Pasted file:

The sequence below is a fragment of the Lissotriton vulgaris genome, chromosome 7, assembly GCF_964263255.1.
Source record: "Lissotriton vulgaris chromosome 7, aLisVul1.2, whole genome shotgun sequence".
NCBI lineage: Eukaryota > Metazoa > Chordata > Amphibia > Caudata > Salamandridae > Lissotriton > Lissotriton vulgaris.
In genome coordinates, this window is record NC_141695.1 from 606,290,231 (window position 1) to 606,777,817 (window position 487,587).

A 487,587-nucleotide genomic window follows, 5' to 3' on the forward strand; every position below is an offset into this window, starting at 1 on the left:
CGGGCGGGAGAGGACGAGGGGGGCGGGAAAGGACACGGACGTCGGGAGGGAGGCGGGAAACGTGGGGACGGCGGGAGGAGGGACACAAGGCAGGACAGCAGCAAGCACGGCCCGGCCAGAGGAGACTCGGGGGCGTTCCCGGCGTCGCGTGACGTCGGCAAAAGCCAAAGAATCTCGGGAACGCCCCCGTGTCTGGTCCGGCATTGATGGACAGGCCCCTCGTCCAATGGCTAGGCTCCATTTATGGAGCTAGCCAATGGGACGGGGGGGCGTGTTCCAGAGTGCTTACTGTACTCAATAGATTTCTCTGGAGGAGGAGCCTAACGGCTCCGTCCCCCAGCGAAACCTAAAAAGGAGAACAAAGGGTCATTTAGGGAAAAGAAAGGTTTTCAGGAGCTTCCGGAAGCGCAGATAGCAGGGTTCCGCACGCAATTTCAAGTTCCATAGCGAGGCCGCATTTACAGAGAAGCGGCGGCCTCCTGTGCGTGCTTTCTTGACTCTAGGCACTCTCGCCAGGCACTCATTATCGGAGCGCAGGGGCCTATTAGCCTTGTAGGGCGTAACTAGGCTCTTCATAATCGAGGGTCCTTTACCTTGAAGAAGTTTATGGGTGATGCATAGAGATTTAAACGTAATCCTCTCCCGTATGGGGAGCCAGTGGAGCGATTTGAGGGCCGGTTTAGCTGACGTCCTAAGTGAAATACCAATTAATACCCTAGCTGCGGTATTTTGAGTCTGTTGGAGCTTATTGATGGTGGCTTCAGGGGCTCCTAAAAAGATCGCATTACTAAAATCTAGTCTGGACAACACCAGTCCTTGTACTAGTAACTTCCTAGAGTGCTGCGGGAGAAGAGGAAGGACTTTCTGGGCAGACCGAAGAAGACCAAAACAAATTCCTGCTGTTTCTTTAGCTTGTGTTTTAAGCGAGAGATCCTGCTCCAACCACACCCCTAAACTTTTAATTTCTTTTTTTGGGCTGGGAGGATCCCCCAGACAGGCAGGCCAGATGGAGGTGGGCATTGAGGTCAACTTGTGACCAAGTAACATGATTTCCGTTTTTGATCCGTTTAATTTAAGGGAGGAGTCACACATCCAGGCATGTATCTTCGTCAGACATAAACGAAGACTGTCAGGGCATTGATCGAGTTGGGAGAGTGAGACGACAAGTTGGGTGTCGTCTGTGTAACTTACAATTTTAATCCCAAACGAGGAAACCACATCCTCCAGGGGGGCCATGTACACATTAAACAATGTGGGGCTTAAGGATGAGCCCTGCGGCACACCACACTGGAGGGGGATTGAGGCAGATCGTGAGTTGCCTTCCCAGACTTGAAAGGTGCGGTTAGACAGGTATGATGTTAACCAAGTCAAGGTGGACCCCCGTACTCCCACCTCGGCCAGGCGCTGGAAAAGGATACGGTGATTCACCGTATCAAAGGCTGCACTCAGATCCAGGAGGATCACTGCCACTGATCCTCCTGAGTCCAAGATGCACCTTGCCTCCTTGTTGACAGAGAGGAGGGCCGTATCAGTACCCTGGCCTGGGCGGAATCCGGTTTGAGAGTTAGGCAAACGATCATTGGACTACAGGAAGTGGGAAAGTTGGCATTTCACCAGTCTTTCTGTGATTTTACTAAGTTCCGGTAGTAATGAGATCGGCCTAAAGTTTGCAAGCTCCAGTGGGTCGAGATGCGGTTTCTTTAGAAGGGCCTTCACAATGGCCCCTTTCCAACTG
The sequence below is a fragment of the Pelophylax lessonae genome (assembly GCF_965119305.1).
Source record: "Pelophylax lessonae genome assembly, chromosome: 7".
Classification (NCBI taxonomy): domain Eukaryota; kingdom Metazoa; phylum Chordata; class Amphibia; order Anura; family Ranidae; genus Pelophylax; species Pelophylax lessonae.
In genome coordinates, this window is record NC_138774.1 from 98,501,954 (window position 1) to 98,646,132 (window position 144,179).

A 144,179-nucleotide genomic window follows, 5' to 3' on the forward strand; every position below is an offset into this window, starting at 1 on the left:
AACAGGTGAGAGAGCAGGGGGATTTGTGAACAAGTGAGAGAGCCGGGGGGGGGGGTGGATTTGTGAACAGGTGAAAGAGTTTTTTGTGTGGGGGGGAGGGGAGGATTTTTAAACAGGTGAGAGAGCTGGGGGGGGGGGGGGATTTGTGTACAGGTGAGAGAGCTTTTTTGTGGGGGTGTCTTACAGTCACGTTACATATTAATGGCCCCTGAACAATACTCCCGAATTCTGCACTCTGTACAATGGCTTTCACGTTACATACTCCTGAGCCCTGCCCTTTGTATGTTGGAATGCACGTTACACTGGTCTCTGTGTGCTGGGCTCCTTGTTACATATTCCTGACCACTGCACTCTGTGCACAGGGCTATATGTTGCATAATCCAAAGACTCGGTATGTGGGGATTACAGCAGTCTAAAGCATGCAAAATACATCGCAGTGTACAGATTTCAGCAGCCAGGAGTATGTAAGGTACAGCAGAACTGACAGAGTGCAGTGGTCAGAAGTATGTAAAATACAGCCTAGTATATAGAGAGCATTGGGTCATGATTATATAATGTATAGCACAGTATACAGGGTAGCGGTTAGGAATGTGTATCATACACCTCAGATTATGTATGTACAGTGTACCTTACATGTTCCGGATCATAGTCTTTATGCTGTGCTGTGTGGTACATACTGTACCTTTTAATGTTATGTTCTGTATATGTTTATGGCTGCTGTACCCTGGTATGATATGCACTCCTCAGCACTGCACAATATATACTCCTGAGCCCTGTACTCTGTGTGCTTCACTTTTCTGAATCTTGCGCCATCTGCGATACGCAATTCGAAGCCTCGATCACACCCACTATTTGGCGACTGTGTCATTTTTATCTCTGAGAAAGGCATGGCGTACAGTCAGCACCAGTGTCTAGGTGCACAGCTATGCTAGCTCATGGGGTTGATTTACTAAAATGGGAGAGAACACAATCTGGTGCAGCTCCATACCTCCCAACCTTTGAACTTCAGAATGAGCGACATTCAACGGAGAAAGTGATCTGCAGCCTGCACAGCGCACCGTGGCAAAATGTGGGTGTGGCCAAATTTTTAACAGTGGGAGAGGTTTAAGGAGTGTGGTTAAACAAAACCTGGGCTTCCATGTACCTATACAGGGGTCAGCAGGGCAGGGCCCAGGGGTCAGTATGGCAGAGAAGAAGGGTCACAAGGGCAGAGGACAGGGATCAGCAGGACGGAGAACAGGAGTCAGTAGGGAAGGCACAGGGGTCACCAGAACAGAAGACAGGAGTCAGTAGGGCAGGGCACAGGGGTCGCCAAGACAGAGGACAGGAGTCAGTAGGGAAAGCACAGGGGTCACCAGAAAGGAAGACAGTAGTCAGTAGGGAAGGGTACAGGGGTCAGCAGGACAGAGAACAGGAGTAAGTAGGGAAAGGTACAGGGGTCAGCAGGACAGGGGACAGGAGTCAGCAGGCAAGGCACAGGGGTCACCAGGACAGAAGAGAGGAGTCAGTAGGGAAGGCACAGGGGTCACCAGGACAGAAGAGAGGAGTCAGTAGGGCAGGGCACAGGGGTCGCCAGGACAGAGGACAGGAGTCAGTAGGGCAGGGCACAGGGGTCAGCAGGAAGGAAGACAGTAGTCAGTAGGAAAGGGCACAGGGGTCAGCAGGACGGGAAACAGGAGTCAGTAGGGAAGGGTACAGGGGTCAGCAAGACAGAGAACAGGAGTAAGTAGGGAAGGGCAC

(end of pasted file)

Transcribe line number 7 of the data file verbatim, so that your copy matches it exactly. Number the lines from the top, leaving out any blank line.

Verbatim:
The sequence below is a fragment of the Pelophylax lessonae genome (assembly GCF_965119305.1).